8 Sep

Monster Hurdle For Sally

Sally Gunnell with primary school kids

Olympic heroine Sally Gunnell is back in Scotland this week to take part in the First Monster Challenge, a 120km team relay duathlon around the shores of Loch Ness. Speaking to scottishrunningguide.com Sally confirmed that she would be joined by husband Jon Bigg and two hard-core fitness fanatics from Sussex to attempt to finish top of the sell out field.

"I'm looking forward to competing in the First Monster Challenge; I've got two legs - the first is my running section and the second the bike leg. The first leg is going to be tough as my training was disrupted by a niggle during the summer but I'm planning to enjoy my second stint as I've managed a few miles cycling on road and feel good about that.

"I did get some valuable pre-First Monster Challenge at the Great Scottish Run in Glasgow on Sunday and was happy to jog round in 49.20 - had to keep something in the tank for Loch Ness."

The Olympic gold medal winner also took some time out to visit Hilton Primary School in Inverness to promote FirstGroup's new event, the Mini Monster. The mile long event coincides with Saturday's First Monster Challenge, and is aimed at families and children. Pupils from Hilton Primary School are expected to turn up in their numbers to run, walk or cycle the Mini Monster.

Sally proved a big hit with the school's 350 pupils, especially as she brought along her treasured gold medal that she won in the 400m hurdles at the 1992 Barcelona Olympic Games. She also gave a brief talk to the pupils encouraging them to take part in sport and did a question and answer session.

Sally Gunnell played down her team's chances of winning the First Monster Challenge: "I have a good team and we are quietly confident of doing quite well, although I think winning the event may be a little on the optimistic side. The main aim is to get round in one piece, enjoy the weekend, raise money for Save the Children and beat Gavin Hastings' team."

She added: "I am seriously looking forward to getting out on the course and sampling the scenery."

Sir Moir Lockhead, Chief Executive of event organisers FirstGroup, commented: "We have been overwhelmed with the interest in the First Monster Challenge 2010 - indeed we sold out a few months ago with some 230 teams of four taking part. We are very lucky to have attracted sporting icons such as Sally Gunnell and Gavin Hastings. I hope they and all our competitors enjoy the event, get round safely and raise lots of money for our charity partner, Save the Children."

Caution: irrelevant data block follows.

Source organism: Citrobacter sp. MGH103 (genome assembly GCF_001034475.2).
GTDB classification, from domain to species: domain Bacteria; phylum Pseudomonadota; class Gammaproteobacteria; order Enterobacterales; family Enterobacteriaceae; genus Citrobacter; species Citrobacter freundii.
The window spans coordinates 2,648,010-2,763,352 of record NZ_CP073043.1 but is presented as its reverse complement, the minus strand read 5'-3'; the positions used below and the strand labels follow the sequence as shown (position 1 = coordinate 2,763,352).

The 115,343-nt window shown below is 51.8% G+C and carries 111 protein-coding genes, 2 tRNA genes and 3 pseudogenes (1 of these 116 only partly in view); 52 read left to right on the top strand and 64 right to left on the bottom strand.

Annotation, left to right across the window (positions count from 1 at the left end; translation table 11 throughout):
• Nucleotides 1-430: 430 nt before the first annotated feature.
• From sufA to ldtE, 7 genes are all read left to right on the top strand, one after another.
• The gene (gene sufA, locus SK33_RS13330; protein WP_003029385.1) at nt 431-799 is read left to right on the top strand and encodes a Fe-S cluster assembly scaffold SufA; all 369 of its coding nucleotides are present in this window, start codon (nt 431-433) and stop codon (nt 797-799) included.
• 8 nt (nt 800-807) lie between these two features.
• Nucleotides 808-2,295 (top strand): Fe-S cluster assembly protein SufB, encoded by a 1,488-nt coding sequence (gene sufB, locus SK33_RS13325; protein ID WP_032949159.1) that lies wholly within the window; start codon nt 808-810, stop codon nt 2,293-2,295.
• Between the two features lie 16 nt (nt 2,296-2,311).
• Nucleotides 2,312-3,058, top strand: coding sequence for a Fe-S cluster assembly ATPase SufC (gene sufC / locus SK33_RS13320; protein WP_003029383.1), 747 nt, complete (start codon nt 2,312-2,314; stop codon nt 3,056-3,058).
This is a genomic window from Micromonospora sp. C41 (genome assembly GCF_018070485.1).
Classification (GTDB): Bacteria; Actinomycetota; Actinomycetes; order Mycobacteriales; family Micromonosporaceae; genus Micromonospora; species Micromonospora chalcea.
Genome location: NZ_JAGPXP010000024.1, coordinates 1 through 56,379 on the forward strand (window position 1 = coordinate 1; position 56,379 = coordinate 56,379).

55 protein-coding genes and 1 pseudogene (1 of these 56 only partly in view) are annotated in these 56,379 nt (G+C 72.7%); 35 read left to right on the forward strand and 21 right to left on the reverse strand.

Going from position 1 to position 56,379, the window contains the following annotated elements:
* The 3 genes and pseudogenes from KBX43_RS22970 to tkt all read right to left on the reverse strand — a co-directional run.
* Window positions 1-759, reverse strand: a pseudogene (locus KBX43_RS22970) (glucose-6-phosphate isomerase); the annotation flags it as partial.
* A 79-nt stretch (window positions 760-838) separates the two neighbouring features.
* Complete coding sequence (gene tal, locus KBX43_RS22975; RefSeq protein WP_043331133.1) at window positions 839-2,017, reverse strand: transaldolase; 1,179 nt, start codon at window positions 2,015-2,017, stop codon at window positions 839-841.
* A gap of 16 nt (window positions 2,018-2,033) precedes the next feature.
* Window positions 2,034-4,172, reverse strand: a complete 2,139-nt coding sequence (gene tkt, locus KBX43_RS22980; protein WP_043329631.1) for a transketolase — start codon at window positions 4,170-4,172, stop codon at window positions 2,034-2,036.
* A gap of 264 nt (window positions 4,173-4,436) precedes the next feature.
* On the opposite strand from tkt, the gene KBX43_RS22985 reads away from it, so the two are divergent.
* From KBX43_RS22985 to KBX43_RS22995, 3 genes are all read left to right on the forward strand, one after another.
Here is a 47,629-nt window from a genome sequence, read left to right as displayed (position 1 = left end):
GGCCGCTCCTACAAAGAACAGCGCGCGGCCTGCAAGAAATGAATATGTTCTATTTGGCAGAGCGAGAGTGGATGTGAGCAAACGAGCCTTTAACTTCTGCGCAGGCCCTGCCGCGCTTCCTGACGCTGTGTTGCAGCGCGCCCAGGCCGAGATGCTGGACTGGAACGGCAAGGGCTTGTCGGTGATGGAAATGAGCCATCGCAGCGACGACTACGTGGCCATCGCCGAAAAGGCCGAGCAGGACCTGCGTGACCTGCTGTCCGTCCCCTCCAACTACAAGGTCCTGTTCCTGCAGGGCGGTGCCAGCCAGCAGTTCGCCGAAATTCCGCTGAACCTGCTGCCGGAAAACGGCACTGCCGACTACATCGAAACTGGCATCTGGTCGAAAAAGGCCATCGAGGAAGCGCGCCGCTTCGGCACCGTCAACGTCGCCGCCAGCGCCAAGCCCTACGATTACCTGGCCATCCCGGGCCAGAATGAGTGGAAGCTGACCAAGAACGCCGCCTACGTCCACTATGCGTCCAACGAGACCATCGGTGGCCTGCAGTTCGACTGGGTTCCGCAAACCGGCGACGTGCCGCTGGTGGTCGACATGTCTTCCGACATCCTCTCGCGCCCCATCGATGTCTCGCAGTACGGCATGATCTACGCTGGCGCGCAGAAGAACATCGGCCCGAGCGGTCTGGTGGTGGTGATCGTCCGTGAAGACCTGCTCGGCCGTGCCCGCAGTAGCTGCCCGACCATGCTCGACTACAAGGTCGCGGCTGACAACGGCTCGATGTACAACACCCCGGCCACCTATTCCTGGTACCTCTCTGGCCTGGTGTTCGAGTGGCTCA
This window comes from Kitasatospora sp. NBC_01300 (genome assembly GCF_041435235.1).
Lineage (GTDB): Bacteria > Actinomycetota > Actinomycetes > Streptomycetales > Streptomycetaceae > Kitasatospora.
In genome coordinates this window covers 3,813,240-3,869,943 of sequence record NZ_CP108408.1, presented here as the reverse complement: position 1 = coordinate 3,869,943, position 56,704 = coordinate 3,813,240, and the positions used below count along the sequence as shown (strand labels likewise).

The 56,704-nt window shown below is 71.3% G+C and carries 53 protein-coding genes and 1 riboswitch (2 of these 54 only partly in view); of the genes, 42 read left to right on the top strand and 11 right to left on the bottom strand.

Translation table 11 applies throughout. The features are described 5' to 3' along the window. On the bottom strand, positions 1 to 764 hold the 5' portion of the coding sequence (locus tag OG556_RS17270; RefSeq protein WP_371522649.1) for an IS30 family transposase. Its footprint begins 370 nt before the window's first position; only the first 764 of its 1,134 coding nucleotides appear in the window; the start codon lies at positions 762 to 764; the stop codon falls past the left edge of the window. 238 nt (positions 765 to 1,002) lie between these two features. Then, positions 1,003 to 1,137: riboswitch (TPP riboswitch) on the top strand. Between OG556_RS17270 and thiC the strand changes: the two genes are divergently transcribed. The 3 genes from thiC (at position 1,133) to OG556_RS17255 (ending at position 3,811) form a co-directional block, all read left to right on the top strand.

On Friday 10 September competitors will attend a safety briefing and pasta party at the event's start and finish point, Queens Park Stadium, Inverness, before rising for a 7am start on race day - Saturday, September 11.

The First Monster Challenge, which has been officially accredited by the British Triathlon Foundation, consists of teams of four. Each competitor is required to complete two legs of the 8-legged event - one 10km run and one 20km cycle.


  1. Paul Rogan said...

    Money talks!! It is an absolute disgrace that this event has been given permission to take place. A few years ago it was recommended that the Great Glen Relay from Fort William to Inverness was stopped due to health and safety issues. The route followed the canal from Fort William to the half way point where it turned right and headed along the back road to Inverness. The race was held on a Sunday and teams set off at first light with teams staggered depending on ability. Each team consisted of 6 runners and there were usually 12-16 teams. The entry fee for the event for each individual was around £2. The Forres Harriers supported the event from the start and felt it was the best team/social event on the running callender. So can someone please explain why this great event was told to stop with around 70 to 100 competitors and this new monstrous event is allowed to take place with around 1000 competitors using the same stretch of road?

    Following Paul's post scottishrunningguide.com spoke to Graham Whyte who was involved in the organisation of the now defunct Great Gen Relay. Graham confirmed that the event is sadly missed by the clubs and runners who took part. Although he was disappointed when the police withdrew their approval for the event and made it prohibitive to secure insurance cover, he understood their decision. Graham said: "The Great Glen Relay was a grand end of season event that was to a large extent self-organised by the participants. Marshaling was minimum and competitors timed themselves. However with growing interest - more runners, more cars etc - it was becoming difficult to sustain. "I've actually taken part in the First Monster Challenge and it's a superbly organised event. The team behind it obviously has the resources to make it work so maybe Paul has a point when he says 'money talks'. "
  3. Jenny Henderson said...

    Can the Scottish Running Guide please interview a police representative as well? Then we can have an explanation as to what the organisers of an event 10 times the size of the Great Glen Relay are doing that the Great Glen Relay organisers weren't?
  4. Douglas Cowie said...

    I have been running for nearly 40 years and was involved in the first Great Glen Relay organised by the late Eddie Campbell. My team Forre Harriers were the team winners that day. I have since took part in this event many times. To reiterate what has already been said it was a fantastic event. A couple of pounds to enter, no prizes but a great days competition thoroughly enjoyed by all taking part. Although the total entry was around 15 teams, teams came from all over Scotland, BUT, at any one time a maximum of fifteen runners on the roadd at any one time. I have commented on the Monster Challenge in the past.and my views havn't changed - it stinks!